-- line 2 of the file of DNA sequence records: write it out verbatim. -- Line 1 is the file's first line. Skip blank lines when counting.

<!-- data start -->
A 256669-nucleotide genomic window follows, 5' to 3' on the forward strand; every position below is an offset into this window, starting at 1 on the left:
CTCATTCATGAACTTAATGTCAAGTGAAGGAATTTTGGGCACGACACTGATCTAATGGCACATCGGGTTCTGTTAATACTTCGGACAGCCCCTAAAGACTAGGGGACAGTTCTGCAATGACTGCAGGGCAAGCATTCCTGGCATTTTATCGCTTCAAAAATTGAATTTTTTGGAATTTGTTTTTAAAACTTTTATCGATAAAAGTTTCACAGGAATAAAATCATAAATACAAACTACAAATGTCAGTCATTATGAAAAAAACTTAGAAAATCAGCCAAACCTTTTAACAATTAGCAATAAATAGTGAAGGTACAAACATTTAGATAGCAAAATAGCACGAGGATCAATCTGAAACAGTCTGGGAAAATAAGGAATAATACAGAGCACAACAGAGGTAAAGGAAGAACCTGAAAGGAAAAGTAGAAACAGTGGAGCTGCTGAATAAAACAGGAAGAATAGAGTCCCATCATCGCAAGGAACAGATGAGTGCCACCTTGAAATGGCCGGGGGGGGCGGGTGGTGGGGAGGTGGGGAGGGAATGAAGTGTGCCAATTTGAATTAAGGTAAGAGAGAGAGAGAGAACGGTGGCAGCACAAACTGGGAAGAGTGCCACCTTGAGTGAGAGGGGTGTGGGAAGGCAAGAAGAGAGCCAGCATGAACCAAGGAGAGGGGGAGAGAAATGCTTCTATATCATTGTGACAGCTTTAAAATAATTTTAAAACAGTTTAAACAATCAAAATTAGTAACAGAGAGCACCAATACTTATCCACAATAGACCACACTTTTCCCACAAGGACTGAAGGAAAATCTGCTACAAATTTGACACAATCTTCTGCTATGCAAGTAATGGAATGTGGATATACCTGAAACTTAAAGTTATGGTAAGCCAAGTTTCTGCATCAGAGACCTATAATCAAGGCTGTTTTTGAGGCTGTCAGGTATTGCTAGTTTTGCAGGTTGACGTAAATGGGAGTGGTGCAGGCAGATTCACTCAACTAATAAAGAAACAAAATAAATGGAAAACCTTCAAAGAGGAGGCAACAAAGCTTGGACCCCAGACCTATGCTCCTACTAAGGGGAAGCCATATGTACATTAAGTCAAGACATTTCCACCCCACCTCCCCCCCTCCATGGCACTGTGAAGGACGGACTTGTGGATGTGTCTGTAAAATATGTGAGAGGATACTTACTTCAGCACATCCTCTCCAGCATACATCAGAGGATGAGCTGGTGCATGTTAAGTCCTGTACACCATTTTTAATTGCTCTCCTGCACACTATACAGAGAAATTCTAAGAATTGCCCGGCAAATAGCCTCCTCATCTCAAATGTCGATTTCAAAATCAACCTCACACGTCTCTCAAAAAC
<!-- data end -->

CTCATTCATGAACTTAATGTCAAGTGAAGGAATTTTGGGCACGACACTGATCTAATGGCACATCGGGTTCTGTTAATACTTCGGACAGCCCCTAAAGACTAGGGGACAGTTCTGCAATGACTGCAGGGCAAGCATTCCTGGCATTTTATCGCTTCAAAAATTGAATTTTTTGGAATTTGTTTTTAAAACTTTTATCGATAAAAGTTTCACAGGAATAAAATCATAAATACAAACTACAAATGTCAGTCATTATGAAAAAAACTTAGAAAATCAGCCAAACCTTTTAACAATTAGCAATAAATAGTGAAGGTACAAACATTTAGATAGCAAAATAGCACGAGGATCAATCTGAAACAGTCTGGGAAAATAAGGAATAATACAGAGCACAACAGAGGTAAAGGAAGAACCTGAAAGGAAAAGTAGAAACAGTGGAGCTGCTGAATAAAACAGGAAGAATAGAGTCCCATCATCGCAAGGAACAGATGAGTGCCACCTTGAAATGGCCGGGGGGGGCGGGTGGTGGGGAGGTGGGGAGGGAATGAAGTGTGCCAATTTGAATTAAGGTAAGAGAGAGAGAGAGAACGGTGGCAGCACAAACTGGGAAGAGTGCCACCTTGAGTGAGAGGGGTGTGGGAAGGCAAGAAGAGAGCCAGCATGAACCAAGGAGAGGGGGAGAGAAATGCTTCTATATCATTGTGACAGCTTTAAAATAATTTTAAAACAGTTTAAACAATCAAAATTAGTAACAGAGAGCACCAATACTTATCCACAATAGACCACACTTTTCCCACAAGGACTGAAGGAAAATCTGCTACAAATTTGACACAATCTTCTGCTATGCAAGTAATGGAATGTGGATATACCTGAAACTTAAAGTTATGGTAAGCCAAGTTTCTGCATCAGAGACCTATAATCAAGGCTGTTTTTGAGGCTGTCAGGTATTGCTAGTTTTGCAGGTTGACGTAAATGGGAGTGGTGCAGGCAGATTCACTCAACTAATAAAGAAACAAAATAAATGGAAAACCTTCAAAGAGGAGGCAACAAAGCTTGGACCCCAGACCTATGCTCCTACTAAGGGGAAGCCATATGTACATTAAGTCAAGACATTTCCACCCCACCTCCCCCCCTCCATGGCACTGTGAAGGACGGACTTGTGGATGTGTCTGTAAAATATGTGAGAGGATACTTACTTCAGCACATCCTCTCCAGCATACATCAGAGGATGAGCTGGTGCATGTTAAGTCCTGTACACCATTTTTAATTGCTCTCCTGCACACTATACAGAGAAATTCTAAGAATTGCCCGGCAAATAGCCTCCTCATCTCAAATGTCGATTTCAAAATCAACCTCACACGTCTCTCAAAAAC